In November 2022 I ran my first ever marathon - the NYC marathon. It was one of the best days of my life and has changed me ever since. It was not only the run that impacted me. I ran with Team EMC - Every Mother Counts - a non-profit organization dedicated to making pregnancy and childbirth safe for every mother, everywhere. I found a cause I was proud to run for and a purpose.
I am so proud to announce that I have teamed up with Team EMC as their strength trainer. I have created a strength program for their runners specifically to help decrease the risk of injury, increase coordination, endurance and speed, and to generally position Team EMC to cross the finish line safely and confidently. I’m excited for the opportunity to contribute to the team on a whole new level.
In mid 2022 I was at an Every Mother Counts event where I learned about the staggering maternal mortality rates in the United States & around the world. I knew friends and family that experienced pregnancy and childbirth complications. Every Mother Counts message struck a chord. As a male- identifying person, you often feel like there's not a lot you can do to help when it comes to maternal health, but I was immediately drawn in and eager to find a way to help share this work and cause with others.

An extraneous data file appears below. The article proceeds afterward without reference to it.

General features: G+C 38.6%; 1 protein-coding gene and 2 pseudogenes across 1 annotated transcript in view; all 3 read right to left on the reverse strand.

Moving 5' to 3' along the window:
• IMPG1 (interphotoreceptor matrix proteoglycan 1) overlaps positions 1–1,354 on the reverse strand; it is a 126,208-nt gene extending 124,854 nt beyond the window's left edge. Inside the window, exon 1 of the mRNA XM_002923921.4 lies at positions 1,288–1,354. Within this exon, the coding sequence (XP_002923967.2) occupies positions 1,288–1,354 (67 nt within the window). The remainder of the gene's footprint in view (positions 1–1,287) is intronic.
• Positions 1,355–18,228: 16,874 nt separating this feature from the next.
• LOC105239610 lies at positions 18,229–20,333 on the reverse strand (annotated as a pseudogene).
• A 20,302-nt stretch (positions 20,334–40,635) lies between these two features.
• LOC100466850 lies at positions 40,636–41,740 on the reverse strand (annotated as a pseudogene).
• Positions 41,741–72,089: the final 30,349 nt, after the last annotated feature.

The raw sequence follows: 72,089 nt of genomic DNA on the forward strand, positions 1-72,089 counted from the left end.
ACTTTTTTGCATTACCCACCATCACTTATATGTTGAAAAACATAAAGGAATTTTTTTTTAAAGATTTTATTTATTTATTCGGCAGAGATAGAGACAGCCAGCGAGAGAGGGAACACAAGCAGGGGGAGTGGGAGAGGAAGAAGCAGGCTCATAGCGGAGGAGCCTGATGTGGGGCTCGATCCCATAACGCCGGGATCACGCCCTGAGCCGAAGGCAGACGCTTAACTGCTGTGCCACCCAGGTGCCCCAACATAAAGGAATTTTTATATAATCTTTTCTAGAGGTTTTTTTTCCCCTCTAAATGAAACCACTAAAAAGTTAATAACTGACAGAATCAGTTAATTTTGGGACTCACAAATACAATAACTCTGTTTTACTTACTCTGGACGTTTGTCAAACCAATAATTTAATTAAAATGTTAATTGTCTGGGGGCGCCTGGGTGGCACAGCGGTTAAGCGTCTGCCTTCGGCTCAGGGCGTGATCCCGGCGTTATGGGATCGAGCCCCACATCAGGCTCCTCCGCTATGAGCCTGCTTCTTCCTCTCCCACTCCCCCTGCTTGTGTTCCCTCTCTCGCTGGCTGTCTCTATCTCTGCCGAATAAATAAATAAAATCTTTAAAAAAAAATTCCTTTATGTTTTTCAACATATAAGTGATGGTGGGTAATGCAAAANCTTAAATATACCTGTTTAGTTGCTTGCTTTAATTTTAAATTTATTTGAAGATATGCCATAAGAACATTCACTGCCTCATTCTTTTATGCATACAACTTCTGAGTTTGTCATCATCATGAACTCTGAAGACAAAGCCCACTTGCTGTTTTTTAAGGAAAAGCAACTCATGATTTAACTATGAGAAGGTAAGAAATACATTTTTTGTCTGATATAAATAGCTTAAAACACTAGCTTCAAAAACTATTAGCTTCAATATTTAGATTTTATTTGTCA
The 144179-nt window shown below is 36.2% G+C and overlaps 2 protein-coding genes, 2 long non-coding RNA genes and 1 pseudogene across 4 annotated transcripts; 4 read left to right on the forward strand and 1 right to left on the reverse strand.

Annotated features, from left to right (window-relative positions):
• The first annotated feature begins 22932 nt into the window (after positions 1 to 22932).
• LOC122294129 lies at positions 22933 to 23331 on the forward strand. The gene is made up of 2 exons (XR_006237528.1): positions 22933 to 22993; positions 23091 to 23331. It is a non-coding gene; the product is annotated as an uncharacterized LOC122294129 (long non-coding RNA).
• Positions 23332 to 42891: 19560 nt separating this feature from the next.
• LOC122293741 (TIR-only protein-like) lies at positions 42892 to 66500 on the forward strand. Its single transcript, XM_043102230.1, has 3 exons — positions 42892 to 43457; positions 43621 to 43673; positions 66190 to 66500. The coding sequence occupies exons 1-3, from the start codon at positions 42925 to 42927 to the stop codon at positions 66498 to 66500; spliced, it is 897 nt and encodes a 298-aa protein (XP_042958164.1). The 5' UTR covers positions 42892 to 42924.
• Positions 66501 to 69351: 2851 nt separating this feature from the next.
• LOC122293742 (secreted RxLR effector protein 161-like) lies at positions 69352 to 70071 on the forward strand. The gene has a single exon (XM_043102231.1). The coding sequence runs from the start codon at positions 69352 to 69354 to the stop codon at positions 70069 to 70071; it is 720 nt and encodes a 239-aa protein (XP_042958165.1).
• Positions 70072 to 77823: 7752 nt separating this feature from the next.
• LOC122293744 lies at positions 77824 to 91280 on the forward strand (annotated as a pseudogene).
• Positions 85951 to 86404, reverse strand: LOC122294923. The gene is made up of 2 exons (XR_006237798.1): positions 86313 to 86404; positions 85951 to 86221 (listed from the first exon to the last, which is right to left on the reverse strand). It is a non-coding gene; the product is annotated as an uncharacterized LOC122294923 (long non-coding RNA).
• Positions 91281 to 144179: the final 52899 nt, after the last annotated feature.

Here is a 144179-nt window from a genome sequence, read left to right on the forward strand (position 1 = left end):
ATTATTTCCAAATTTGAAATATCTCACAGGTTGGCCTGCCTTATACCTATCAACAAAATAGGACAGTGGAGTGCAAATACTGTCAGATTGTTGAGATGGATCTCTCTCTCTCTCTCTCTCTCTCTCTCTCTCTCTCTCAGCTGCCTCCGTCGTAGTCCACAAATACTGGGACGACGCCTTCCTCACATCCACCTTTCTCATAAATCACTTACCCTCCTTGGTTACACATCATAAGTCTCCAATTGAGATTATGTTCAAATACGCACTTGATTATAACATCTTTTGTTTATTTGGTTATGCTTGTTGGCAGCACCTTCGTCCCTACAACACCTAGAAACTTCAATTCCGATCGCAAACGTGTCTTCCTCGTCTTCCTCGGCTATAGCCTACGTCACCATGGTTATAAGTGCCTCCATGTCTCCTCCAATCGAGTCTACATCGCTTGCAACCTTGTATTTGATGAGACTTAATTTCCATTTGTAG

Immediately following Every Mother Counts presentation, founder Christy Turlington Burns spoke. She recently completed a marathon herself -- the chemical reaction of the dopamine was still evident. She was pumped! She was glowing and still on a high from the experience. Again, I was pulled in - I wanted some of that!
I’m a personal trainer that mostly focuses on strength training. However running a marathon has always been something I aspired to do - for many reasons. The biggest reason was to prove to myself that I was more than just “the weights guy” and to show that my fitness extended beyond the pull up bar.